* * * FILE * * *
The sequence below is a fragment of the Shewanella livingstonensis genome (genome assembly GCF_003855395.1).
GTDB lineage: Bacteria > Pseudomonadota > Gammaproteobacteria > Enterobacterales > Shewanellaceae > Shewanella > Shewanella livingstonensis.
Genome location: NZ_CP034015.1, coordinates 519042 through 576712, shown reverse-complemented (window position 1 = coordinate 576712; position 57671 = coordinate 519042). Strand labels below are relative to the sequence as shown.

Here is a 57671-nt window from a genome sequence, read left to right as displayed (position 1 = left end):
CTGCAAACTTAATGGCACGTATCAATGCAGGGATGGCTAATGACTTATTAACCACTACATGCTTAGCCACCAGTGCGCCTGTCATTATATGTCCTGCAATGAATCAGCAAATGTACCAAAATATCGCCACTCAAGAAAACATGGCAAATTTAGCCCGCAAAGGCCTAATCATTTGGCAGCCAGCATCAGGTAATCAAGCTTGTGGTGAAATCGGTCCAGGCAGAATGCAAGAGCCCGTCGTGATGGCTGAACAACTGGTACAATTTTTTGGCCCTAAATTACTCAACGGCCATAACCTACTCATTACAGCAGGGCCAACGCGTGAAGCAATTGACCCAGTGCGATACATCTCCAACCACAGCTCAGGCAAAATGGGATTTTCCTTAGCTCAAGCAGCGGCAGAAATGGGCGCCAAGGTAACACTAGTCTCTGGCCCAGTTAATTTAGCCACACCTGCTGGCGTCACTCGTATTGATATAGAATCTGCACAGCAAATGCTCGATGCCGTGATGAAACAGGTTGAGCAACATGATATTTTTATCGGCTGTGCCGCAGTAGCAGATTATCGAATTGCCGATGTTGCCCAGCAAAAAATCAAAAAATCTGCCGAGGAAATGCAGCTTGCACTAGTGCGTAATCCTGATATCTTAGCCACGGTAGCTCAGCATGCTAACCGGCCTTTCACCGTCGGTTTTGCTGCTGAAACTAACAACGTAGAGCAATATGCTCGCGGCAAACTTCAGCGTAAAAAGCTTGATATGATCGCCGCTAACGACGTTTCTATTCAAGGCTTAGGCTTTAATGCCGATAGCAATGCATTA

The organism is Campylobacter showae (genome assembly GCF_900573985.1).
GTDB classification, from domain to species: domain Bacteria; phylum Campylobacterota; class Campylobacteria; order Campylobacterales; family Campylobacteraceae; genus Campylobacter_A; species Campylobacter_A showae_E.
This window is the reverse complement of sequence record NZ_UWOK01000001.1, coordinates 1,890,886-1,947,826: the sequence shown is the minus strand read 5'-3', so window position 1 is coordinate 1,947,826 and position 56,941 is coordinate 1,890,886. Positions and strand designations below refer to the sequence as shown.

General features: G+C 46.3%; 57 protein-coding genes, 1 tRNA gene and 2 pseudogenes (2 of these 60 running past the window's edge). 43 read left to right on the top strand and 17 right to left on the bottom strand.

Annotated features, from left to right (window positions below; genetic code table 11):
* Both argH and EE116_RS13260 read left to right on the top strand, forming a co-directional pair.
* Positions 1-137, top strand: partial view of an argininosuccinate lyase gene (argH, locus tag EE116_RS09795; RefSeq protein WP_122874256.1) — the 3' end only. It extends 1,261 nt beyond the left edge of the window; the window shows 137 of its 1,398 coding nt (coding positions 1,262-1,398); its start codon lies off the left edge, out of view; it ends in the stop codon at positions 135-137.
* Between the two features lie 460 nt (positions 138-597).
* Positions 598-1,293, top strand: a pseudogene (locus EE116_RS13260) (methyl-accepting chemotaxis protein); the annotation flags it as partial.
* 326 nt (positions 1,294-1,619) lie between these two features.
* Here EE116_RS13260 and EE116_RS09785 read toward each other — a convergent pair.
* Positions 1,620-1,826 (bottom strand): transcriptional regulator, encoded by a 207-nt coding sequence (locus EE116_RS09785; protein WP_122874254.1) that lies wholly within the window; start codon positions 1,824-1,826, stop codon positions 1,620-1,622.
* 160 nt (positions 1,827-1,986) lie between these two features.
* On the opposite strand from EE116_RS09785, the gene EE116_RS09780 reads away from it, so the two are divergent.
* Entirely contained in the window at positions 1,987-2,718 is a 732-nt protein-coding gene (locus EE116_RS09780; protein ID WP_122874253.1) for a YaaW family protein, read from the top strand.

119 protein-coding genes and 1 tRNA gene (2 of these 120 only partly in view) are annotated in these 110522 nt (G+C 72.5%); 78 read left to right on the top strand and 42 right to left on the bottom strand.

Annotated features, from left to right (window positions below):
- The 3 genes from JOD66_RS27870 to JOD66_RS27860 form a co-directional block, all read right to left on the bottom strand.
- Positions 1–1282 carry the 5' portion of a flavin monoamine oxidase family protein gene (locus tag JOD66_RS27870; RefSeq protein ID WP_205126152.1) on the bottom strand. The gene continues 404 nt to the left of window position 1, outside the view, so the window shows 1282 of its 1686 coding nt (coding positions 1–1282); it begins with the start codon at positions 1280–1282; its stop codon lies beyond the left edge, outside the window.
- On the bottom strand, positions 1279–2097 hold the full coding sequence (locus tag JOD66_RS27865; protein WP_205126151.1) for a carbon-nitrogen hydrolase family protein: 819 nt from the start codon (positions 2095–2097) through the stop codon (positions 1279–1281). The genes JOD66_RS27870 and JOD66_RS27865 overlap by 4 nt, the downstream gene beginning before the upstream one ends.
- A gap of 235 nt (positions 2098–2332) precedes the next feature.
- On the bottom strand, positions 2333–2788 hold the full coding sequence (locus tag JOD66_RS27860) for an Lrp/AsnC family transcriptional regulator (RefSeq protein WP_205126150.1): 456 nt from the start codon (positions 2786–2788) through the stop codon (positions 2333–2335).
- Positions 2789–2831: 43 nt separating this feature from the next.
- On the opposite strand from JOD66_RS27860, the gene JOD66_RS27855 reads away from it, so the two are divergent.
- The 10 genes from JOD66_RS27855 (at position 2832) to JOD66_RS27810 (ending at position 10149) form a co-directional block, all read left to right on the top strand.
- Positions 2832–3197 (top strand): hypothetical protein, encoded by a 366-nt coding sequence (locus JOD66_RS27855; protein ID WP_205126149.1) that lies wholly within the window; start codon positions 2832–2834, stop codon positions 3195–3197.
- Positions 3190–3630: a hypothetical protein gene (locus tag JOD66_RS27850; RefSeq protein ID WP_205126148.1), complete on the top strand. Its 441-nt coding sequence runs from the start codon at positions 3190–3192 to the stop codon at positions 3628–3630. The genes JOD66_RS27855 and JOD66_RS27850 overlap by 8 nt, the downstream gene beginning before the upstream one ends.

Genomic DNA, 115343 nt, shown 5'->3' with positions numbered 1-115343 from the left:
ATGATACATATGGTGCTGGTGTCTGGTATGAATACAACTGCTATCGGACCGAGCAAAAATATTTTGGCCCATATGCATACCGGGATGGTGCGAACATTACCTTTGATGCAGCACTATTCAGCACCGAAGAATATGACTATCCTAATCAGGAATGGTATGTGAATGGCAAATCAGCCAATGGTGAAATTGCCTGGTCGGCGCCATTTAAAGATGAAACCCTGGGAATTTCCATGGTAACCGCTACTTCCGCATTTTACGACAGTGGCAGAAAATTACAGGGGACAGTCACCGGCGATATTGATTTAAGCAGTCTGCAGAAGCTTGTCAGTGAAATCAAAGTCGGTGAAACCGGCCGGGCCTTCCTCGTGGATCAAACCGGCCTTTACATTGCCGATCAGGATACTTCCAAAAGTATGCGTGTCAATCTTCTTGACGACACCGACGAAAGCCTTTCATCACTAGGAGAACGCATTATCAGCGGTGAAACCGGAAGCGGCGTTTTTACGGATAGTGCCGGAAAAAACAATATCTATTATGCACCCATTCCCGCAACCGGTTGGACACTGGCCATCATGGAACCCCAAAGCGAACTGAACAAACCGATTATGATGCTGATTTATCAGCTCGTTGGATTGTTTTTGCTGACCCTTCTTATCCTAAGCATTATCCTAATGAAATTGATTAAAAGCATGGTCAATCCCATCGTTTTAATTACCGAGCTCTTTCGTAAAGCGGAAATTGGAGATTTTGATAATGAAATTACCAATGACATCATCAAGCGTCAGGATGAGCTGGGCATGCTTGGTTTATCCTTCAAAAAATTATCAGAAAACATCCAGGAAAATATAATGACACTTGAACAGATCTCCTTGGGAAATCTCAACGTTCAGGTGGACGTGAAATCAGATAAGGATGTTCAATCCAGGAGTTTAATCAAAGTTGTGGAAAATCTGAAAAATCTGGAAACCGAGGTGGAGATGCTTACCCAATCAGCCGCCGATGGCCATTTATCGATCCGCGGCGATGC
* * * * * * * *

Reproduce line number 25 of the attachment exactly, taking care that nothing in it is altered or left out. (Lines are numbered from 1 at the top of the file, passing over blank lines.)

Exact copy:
- On the bottom strand, positions 1279–2097 hold the full coding sequence (locus tag JOD66_RS27865; protein WP_205126151.1) for a carbon-nitrogen hydrolase family protein: 819 nt from the start codon (positions 2095–2097) through the stop codon (positions 1279–1281). The genes JOD66_RS27870 and JOD66_RS27865 overlap by 4 nt, the downstream gene beginning before the upstream one ends.